Tuesday, December 1, 2009

Healthcare Information Technology Management, Part 4 of 4

Part four of a four-part series on healthcare information technology. The information found in this article can be used as part of a preparation program for the American Board of Imaging Informatics (ABII) Imaging Informatics Professional certification program, which awards the Certified Imaging Informatics Professional (CIIP) designation.

For further information on an extensive set of topics of interest to prospective CIIP candidates, please go tohttp://www.otpedia.com.

The backbone of Healthcare Information Technology (HIT) is comprised of physical and logical networks, servers, databases, and archives. These elements comprise the engine the drives the HIT enterprise. The design and deployment of these HIT components requires a thorough knowledge of the interaction of one with the other, the capabilities of each, the standards affecting their implementation, and a planned upgrade path for when current technology is eclipsed by future innovation.

Network Hardware and Software Implementation and Maintenance
A network is comprised of a variety of hardware devices. 

These include repeaters or hubs, switches, routers, gateways, and servers. In addition, depending on the speed of the desired network connection, different type of cabling may be used such as unshielded twisted pair (UTP), shielded twisted pair (STP), coaxial, or fiber optic. In some instances, wireless networks (wLAN) may also be deployed. 

As a healthcare IT professional you will be working with a number of operating systems. Microsoft Windows is the major operating system you will face, but the some systems also use UNIX and Linux operating systems. You may also be called upon to use DOS as a means of trouble shooting network problems.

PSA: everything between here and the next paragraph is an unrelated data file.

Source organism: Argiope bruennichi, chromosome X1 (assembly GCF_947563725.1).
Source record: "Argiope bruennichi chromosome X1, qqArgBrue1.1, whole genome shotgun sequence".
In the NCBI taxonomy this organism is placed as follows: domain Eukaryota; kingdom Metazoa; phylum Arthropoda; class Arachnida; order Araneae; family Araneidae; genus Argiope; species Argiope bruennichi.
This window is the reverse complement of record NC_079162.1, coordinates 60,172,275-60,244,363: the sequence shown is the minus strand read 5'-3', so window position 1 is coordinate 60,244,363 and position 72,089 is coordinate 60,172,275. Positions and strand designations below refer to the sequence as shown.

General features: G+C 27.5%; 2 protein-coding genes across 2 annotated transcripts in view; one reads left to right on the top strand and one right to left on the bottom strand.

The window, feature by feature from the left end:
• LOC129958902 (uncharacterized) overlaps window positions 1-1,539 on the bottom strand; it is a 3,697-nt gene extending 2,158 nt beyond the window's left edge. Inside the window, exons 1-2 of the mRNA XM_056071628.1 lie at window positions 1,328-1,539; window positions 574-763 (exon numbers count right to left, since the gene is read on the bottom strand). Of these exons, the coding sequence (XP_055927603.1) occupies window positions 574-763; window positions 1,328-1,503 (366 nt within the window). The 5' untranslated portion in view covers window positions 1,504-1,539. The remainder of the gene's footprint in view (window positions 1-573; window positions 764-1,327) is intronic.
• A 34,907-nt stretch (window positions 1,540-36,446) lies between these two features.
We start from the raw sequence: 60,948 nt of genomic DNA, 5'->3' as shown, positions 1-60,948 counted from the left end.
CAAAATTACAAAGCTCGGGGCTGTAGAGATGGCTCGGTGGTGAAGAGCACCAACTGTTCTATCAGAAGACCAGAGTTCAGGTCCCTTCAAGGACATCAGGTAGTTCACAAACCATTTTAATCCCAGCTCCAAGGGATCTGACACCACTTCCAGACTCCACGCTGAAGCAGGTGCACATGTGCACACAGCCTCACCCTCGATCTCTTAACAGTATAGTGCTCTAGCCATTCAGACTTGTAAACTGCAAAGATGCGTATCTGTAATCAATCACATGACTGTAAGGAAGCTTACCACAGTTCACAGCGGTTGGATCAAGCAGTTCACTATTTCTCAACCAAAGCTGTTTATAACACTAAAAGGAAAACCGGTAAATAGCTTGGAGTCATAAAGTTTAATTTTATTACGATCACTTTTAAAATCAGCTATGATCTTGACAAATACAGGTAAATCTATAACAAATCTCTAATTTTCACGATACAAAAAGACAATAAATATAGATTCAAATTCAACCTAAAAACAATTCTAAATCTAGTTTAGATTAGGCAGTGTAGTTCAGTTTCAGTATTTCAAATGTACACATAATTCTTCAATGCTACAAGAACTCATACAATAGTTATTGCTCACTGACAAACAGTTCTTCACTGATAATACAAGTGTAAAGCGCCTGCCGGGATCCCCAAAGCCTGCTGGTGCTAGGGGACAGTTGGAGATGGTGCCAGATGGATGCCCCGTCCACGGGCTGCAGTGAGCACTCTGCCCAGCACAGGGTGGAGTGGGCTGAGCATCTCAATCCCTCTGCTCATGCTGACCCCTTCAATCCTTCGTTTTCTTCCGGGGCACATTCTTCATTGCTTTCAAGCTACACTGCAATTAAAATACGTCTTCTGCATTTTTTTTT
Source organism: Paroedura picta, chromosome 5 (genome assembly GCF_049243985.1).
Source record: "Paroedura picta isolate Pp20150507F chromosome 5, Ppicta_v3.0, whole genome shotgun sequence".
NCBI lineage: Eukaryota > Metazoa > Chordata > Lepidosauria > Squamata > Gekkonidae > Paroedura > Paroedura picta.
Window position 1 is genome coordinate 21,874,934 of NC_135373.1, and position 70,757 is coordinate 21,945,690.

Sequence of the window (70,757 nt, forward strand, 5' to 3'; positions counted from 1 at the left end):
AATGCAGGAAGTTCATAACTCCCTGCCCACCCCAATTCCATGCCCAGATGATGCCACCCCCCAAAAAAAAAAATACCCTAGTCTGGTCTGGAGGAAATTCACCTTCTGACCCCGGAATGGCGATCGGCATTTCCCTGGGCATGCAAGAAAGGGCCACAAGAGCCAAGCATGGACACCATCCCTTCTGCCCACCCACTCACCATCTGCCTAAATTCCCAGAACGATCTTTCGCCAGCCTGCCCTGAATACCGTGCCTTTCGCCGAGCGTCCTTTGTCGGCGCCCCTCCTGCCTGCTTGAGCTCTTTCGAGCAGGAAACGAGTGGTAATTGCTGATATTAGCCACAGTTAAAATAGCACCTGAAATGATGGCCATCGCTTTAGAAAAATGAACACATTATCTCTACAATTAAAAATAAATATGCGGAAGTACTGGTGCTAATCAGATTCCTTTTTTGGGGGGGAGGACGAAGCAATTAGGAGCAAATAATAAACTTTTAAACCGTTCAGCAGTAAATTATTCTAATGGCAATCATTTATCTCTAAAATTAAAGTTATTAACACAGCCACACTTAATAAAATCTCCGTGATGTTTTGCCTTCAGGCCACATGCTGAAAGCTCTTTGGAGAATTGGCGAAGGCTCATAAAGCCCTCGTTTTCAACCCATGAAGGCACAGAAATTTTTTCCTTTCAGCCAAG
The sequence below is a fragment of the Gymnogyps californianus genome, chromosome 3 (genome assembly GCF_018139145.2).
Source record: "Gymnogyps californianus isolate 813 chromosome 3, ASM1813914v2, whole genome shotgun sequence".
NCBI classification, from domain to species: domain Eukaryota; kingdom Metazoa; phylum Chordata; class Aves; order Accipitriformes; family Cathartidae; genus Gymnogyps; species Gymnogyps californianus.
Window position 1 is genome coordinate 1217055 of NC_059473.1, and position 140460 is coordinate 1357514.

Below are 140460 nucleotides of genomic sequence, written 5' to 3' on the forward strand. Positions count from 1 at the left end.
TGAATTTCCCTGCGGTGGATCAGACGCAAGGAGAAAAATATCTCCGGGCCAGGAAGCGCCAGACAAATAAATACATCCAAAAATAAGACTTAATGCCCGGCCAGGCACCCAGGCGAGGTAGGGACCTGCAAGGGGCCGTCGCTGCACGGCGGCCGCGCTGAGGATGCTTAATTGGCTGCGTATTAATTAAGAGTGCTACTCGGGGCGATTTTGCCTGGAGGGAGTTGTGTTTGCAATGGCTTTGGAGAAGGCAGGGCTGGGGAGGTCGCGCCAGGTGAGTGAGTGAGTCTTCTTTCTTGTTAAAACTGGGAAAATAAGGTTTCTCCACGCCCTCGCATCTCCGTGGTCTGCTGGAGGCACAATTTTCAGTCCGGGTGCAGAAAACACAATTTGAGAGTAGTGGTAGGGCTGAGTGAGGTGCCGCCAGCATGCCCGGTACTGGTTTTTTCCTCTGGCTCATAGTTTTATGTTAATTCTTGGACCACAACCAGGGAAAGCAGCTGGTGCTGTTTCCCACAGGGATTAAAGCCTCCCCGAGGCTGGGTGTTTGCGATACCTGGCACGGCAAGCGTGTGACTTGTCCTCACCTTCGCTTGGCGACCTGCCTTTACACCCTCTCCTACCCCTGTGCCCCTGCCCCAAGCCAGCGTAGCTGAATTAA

• UNIX: mostly for the back-end (servers)
  • Windows: some back-end, mostly for workstations
  • Linux: some view stations, some RIS systems
Diagnostic imaging IT administrators need to be familiar with operating systems because they are the most important program that runs in a PACS. 

An operating system (OS) runs the hardware and control interfaces and peripherals. In a PACS an OS is the system software responsible for the direct control and management of hardware and basic computer system operations, as well as running application software such as image processing programs and Web browsers. In general, the OS is the first layer of software loaded into computer memory when it starts up. 

Utility programs perform tasks that maintain a computer's health-hardware or data. Utilities perform:
  • File Management
  • Disk Management
  • Memory Management
  • Backup
  • Data Recovery
  • Data Compression
  • Anti-virus
Many PACS-specific utilities come with PACS products while others are available on the third-party market or as free open-source applications. 

Server Architecture 
There are basically four types of server architecture–mainframe, file sharing, client/server, and application server provider (ASP)–with variations and mixed environments common in healthcare IT.